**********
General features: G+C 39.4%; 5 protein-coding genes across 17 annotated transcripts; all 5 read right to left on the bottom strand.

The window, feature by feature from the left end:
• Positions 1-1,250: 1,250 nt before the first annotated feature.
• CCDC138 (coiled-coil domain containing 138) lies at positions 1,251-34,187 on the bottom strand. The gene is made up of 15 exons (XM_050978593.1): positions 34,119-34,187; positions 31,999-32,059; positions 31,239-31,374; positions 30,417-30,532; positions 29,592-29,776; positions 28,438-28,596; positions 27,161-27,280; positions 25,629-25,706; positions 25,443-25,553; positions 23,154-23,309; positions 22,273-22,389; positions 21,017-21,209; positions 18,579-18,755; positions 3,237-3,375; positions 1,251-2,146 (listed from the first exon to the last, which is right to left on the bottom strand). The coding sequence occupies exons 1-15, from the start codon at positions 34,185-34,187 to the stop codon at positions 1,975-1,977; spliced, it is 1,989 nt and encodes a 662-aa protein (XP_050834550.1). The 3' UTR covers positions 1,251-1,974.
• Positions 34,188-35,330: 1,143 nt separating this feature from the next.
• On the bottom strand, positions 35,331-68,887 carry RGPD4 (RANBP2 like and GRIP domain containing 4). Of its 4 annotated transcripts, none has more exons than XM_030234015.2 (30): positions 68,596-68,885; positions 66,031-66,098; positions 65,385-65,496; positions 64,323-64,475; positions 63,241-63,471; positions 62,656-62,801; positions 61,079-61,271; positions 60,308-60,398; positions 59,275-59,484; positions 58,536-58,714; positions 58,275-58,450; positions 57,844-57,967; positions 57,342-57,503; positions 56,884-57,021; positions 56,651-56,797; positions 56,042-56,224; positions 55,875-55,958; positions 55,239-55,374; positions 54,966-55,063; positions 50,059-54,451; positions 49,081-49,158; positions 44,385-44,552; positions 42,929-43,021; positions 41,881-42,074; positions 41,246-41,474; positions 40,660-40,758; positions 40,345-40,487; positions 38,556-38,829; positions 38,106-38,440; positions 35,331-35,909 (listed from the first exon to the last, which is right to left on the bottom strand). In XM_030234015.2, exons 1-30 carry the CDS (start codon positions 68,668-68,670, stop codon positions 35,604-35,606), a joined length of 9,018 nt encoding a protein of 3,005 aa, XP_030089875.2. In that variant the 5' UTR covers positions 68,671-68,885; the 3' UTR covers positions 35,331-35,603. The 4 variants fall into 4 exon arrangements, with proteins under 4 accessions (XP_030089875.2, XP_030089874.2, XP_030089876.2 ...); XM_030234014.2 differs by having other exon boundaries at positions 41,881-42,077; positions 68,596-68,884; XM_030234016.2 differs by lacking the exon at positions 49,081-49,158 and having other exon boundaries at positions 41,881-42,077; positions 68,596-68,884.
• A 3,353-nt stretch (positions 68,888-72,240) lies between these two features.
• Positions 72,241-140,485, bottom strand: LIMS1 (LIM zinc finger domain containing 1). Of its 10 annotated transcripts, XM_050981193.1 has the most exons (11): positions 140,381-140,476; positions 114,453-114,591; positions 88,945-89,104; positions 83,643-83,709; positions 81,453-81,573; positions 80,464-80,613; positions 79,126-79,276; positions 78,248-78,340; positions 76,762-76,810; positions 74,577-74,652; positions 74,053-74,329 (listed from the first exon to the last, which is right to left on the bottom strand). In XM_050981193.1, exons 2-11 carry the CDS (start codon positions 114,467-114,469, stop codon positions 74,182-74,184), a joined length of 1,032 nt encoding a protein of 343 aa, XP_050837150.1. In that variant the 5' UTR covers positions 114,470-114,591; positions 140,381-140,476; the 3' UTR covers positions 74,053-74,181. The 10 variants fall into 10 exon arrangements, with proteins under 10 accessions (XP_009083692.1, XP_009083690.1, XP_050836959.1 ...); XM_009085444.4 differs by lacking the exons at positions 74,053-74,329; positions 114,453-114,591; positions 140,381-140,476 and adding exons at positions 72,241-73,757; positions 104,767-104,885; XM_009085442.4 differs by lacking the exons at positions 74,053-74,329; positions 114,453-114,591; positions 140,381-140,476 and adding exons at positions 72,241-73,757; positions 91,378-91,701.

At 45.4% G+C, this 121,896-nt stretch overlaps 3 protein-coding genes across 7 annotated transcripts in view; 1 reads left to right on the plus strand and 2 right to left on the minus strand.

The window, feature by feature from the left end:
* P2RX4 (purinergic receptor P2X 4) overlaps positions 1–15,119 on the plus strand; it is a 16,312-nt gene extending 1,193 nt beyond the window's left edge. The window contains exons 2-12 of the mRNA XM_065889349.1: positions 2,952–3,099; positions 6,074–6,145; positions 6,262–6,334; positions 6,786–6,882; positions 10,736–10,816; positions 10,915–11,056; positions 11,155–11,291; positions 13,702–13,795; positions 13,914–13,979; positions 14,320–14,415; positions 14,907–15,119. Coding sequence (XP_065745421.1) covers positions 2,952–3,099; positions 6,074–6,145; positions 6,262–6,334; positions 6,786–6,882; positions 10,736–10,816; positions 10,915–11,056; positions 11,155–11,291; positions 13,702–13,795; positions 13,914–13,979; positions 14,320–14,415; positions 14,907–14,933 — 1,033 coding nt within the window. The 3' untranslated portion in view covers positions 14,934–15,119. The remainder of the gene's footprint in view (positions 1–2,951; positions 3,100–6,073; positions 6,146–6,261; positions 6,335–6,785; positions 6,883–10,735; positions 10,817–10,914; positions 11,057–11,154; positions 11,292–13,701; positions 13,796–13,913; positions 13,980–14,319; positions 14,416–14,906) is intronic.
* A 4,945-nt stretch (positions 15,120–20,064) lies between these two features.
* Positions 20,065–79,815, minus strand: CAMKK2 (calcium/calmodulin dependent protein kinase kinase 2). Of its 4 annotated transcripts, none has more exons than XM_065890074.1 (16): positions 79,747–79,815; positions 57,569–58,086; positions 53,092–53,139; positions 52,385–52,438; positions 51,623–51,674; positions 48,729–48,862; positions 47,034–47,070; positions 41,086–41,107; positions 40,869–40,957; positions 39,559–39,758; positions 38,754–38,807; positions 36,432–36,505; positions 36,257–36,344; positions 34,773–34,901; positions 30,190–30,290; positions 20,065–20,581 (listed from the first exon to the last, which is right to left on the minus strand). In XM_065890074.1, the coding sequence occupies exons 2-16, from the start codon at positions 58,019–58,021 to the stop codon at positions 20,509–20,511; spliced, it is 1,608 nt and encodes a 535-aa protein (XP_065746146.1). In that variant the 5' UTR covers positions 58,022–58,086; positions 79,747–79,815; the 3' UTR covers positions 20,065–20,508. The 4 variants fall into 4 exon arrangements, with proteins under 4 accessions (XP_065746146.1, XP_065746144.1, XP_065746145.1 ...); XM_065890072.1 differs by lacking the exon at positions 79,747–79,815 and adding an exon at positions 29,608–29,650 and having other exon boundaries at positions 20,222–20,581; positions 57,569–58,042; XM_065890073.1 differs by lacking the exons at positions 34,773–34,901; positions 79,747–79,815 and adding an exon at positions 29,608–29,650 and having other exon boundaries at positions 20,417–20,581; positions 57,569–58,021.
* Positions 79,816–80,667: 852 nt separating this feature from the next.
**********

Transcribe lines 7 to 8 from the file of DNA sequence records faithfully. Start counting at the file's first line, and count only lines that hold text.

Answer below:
• A 3,353-nt stretch (positions 68,888-72,240) lies between these two features.
• Positions 72,241-140,485, bottom strand: LIMS1 (LIM zinc finger domain containing 1). Of its 10 annotated transcripts, XM_050981193.1 has the most exons (11): positions 140,381-140,476; positions 114,453-114,591; positions 88,945-89,104; positions 83,643-83,709; positions 81,453-81,573; positions 80,464-80,613; positions 79,126-79,276; positions 78,248-78,340; positions 76,762-76,810; positions 74,577-74,652; positions 74,053-74,329 (listed from the first exon to the last, which is right to left on the bottom strand). In XM_050981193.1, exons 2-11 carry the CDS (start codon positions 114,467-114,469, stop codon positions 74,182-74,184), a joined length of 1,032 nt encoding a protein of 343 aa, XP_050837150.1. In that variant the 5' UTR covers positions 114,470-114,591; positions 140,381-140,476; the 3' UTR covers positions 74,053-74,181. The 10 variants fall into 10 exon arrangements, with proteins under 10 accessions (XP_009083692.1, XP_009083690.1, XP_050836959.1 ...); XM_009085444.4 differs by lacking the exons at positions 74,053-74,329; positions 114,453-114,591; positions 140,381-140,476 and adding exons at positions 72,241-73,757; positions 104,767-104,885; XM_009085442.4 differs by lacking the exons at positions 74,053-74,329; positions 114,453-114,591; positions 140,381-140,476 and adding exons at positions 72,241-73,757; positions 91,378-91,701.